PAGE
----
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What to See and Do

Terreiro do Paço

The Terreiro do Paço (in English: The Palace Square) is the city's most emblematic square. It was built after the 1755 earthquake and subsequent tsunami and fires that destroyed most the city of Lisbon. The square brings together Downtown Lisbon and the Tagus River, and is the home not only of several ministries and governmental offices, but also of restaurants and coffee shops, including Martinho da Arcada, one of the Lisbon's oldest and a favourite writing hangout of Portuguese poet Fernando Pessoa. At the square you can also find other tourist attractions such as the Lisbon Story Centre, as well as the “Turismo de Lisboa”. A walk around the Baixa Pombalina or simply Baixa (Downtown), as the locals call it, is mandatory. There you will find some other highlights of the city, including the “Elevador de Santa Justa” (Santa Justa Lift), an iron relic from the beginnings of the 20th century built by Mesnier de Ponsard, and the ruins of the “Convento do Carmo”, a convent destroyed during the 1755 earthquake, which has been maintained as a ruinous reminder of this natural disaster.


Tram Rides

A visit to Lisbon cannot be complete without a yellow tram ride. The tramway network (in Portuguese: Rede de Elétricos de Lisboa) has been operating since 1873. Once one of the main means of public transportation in the Portuguese capital, today trams are found mostly in the historical neighbourhoods and are a popular touristic attraction. A tram ride is one of the best ways of absorbing the charm of the small narrow streets that go up and down the hills and typical neighbourhoods, such as Alfama, Castelo and Graça. We suggest you take the no. 28 starting from either Chiado or Rua da Conceição and head all the way to Graça, a residential area that is host to one the finest viewpoints in Lisbon, the Miradouro da Graça.



Belém is another very popular area with both foreign and national visitors. Start with a walk around the gardens or a visit to a museum, such as the Berardo Museum Collection of Modern and Contemporary Art, a free of charge museum located inside the Centro Cultural de Belém. You can visit a Manueline-style monument, such as the Jerónimos Monastery. Another popular attraction is the National Coach Museum which displays several beautiful historical coaches, a testimony of the country's former economic power. In Belém you will also be able to try the “Pasteis de Belém”, an iconic recipe for the classical pastel de nata (Portuguese custard tarts) which, at this café, should be enjoyed warm and served with powdered sugar and cinnamon on top. They do not travel well, so even if you buy several you should try to eat them immediately, which we are sure you will not find too hard. After the sweet treat, there is nothing like a walk on the riverside, passing by some of Lisbon’s iconic landmarks like the Padrão dos Descobrimentos, the Manueline Belém Tower and the “25 de Abril” bridge.


The Oceanarium

In 1998, the World Exhibition of Lisbon took place, with its motto, “The Oceans, a Heritage for the Future”. Honouring this motto, Lisbon’s Ocenarium was built, and since then over one million people per year have visited the largest indoor aquarium in Europe. The Oceanarium includes four tanks, each representing different habitats with their native fauna and flora: the north Atlantic coast, the Antarctic coastline, the Pacific kelp forests, and the tropical Indian Ocean coral reefs, arranged around an extremely impressive fifth central tank. The main objective of the aquarium is to display the richness that can be found in the five oceans and also to inform and educate visitors about the environmental challenges that oceans face in today’s world.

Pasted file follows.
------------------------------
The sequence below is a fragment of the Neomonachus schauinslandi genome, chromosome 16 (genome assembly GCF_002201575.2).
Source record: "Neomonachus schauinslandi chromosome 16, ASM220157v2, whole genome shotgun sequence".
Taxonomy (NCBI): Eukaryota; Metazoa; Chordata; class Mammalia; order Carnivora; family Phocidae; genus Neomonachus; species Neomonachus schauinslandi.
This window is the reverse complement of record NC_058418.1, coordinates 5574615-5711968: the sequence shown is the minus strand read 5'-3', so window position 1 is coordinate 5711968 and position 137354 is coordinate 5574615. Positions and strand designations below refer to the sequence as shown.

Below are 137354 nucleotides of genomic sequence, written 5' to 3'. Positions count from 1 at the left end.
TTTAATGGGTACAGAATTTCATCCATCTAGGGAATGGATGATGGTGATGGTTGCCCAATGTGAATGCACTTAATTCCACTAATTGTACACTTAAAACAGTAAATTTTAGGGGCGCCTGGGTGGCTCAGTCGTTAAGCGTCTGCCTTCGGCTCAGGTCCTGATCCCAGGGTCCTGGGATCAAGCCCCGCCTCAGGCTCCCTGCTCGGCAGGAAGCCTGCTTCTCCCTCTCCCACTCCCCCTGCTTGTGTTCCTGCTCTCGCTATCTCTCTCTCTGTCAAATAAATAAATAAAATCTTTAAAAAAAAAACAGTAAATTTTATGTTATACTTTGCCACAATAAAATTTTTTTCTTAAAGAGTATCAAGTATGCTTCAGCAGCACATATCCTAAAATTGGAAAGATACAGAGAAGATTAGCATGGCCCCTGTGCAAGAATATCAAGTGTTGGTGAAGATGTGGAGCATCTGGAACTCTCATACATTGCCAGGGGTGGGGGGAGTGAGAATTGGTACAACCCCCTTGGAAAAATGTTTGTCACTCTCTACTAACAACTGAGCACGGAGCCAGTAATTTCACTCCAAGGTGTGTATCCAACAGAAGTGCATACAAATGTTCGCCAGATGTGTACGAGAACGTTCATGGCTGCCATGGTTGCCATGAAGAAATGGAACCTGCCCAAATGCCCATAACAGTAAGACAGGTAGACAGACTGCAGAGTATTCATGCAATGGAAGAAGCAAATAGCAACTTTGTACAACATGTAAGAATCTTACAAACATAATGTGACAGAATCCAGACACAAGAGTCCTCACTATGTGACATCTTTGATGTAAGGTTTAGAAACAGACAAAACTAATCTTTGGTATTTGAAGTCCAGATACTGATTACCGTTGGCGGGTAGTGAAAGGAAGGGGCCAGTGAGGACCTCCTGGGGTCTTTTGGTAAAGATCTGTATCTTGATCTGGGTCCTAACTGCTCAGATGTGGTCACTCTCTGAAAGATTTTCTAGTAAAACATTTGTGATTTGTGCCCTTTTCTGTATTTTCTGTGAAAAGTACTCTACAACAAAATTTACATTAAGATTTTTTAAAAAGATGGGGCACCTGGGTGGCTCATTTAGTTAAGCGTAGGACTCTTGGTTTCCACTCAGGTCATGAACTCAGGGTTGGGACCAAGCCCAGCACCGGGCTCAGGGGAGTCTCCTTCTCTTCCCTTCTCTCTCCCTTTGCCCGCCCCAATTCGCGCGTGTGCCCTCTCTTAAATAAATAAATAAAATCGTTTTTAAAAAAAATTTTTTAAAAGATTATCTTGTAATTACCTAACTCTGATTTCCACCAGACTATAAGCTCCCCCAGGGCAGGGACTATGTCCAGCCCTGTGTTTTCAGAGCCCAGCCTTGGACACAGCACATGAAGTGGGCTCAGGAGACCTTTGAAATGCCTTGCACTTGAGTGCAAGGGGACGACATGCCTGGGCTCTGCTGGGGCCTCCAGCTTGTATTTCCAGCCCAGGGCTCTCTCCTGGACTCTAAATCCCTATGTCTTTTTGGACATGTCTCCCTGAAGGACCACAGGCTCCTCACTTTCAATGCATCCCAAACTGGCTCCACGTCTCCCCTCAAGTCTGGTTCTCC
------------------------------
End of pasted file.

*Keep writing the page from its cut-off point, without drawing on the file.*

Night Life:

Lisbon prides itself of its vibrant, long, and varied nightlife. From traditional fado houses in Alfama, Madragoa and Bairro Alto, to small bars and tasquinhas, to trendy clubs and bar lounges, there is something to cater to everyone’s taste. We recommend living the Lisbon nightlife like a local, by trying a bit of everything in the same night. A usual night out in Lisbon should start with dinner and friends. For the more adventurous, we suggest you try one of the small traditional restaurants of Alfama (also known as tasquinhas or simply tascas), some of which have live music and fado performances, often delivered spontaneously by locals, to entertain you during dinner. Don’t forget to try the local cuisine: delicacies like chouriço assado (spicy pork sausage barbequed at the table) and sardinhas assadas (grilled sardines), which are delicious paired with a nice glass of Portuguese wine. If you prefer fine dining, then Eleven, Belcanto or 100 Maneiras are all good options. The Bairro Alto is the central meeting point after dinner, with several small bars and pubs located along the sinuous streets crowded with locals and tourists alike. The Bairro Alto establishments will close around 2 a.m., but this is far from the end of a typical night out in Lisbon:  after this you can watch the crowd walk down the hill towards Cais do Sodré, Lux, or down the river to the Avenida 24 de Julho and the docks. Most clubs will be open until morning.


Photos: © Turismo de Lisboa

Terreiro do Paço


Mosteiro dos Jerónimos

The Oceanarium

Historic Neighbourhood of Alfama